Doug Wead, who last week made public secret tapes he made of conversations with GW Bush during his campaign for the Presidency, says that he
"regrets" the move. The tapes were released the same week that Wead's book was released. He has been roundly criticized from all sides for his
callous opportunism and deception. He has directed his attorneys to have the proceeds from his book given to charity.
An old friend of President Bush who secretly recorded their private conversations and released them to the media said he has regrets and is turning
the tapes over to Bush.
Doug Wead allowed journalists to hear and broadcast the tapes in the past week as he promoted his new book on presidential parents. But he said he
canceled plans to be on "Hardball" on MSNBC Tuesday night to talk about his regrets because "it would only add to the distraction I have caused to
the president's important and historic work."
"Contrary to a statement that I made to the New York Times, I have come to realize that personal relationships are more important than history,"
Wead wrote in a letter to the show's host, Chris Matthews, that MSNBC released to the public on Wednesday. "I am asking my attorney to direct any
future proceeds from the book to charity and to find the best way to vet these tapes and get them back to the president to whom they belong. History
On the tapes, recorded over the course of the two years before Bush became the Republican presidential nominee, Bush discusses strategy for his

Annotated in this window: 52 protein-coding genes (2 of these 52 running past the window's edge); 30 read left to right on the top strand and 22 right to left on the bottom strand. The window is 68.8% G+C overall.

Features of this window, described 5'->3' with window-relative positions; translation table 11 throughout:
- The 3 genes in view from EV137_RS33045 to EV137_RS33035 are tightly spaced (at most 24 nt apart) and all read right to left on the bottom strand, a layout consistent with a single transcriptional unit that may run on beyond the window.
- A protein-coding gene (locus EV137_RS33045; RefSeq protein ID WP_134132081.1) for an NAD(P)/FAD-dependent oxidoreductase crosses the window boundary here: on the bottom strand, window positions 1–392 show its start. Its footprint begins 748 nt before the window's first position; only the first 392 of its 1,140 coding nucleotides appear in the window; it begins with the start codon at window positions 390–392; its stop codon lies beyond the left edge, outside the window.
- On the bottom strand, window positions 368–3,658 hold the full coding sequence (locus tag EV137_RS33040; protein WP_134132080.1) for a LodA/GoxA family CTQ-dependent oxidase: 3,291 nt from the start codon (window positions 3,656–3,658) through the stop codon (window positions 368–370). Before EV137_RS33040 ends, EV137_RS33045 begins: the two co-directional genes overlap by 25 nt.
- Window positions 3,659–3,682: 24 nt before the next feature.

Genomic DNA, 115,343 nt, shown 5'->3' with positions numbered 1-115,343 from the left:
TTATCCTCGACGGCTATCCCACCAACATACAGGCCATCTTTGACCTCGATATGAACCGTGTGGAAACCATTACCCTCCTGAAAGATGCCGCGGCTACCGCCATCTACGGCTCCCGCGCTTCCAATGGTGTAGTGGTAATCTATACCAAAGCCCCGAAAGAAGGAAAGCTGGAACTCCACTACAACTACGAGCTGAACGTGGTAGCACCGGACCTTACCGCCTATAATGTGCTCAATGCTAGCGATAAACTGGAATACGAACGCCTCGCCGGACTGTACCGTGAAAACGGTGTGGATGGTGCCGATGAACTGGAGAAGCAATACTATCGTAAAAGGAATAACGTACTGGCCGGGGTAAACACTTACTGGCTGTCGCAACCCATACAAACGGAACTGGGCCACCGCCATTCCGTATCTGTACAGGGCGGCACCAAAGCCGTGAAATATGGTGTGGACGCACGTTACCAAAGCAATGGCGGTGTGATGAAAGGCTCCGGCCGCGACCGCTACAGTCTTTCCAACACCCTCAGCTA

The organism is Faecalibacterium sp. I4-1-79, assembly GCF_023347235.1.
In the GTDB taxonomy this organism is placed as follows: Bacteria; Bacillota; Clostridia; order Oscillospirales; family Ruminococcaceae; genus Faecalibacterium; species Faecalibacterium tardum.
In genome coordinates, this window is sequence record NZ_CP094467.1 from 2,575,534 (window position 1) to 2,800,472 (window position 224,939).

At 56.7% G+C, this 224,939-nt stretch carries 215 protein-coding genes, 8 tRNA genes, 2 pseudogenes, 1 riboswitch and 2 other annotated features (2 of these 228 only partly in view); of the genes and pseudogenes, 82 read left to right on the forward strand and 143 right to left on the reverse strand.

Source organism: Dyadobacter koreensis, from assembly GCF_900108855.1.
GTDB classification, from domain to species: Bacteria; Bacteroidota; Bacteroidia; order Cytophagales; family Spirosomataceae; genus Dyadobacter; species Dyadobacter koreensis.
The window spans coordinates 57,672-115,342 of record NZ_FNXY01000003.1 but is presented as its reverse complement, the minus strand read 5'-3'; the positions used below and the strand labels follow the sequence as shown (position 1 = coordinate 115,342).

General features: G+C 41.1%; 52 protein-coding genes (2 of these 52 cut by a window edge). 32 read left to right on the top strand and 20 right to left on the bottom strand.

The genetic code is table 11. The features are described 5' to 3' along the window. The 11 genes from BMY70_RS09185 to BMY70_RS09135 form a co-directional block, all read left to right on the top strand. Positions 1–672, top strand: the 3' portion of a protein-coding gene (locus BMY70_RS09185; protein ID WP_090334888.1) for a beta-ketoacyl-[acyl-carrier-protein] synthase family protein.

presidential run and appears to acknowledge past drug use. He says he will refuse to answer questions about using '___', coc aine and marijuana
because "I don't want any kid doing what I tried to do 30 years ago."
Please visit the link provided for the complete story.
I have to say that I was really stumped by this one. What kind of friend secretly tapes your conversations, saves them until it's time for some
publicity and releases them to the public, knowing that the contents would be sensitive, to say the least? I guess we could contact Linda Tripp for
insight into that logic.
The truth is, however, that Bush comes off sounding like a sincere human being struggling with his ambitions, his frailties and his ethics--just the
sort of impression you get from watching him go about his daily work. Maybe Doug Wead can learn as much from his mistakes as the President has.
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[edit on 05/2/25 by GradyPhilpott]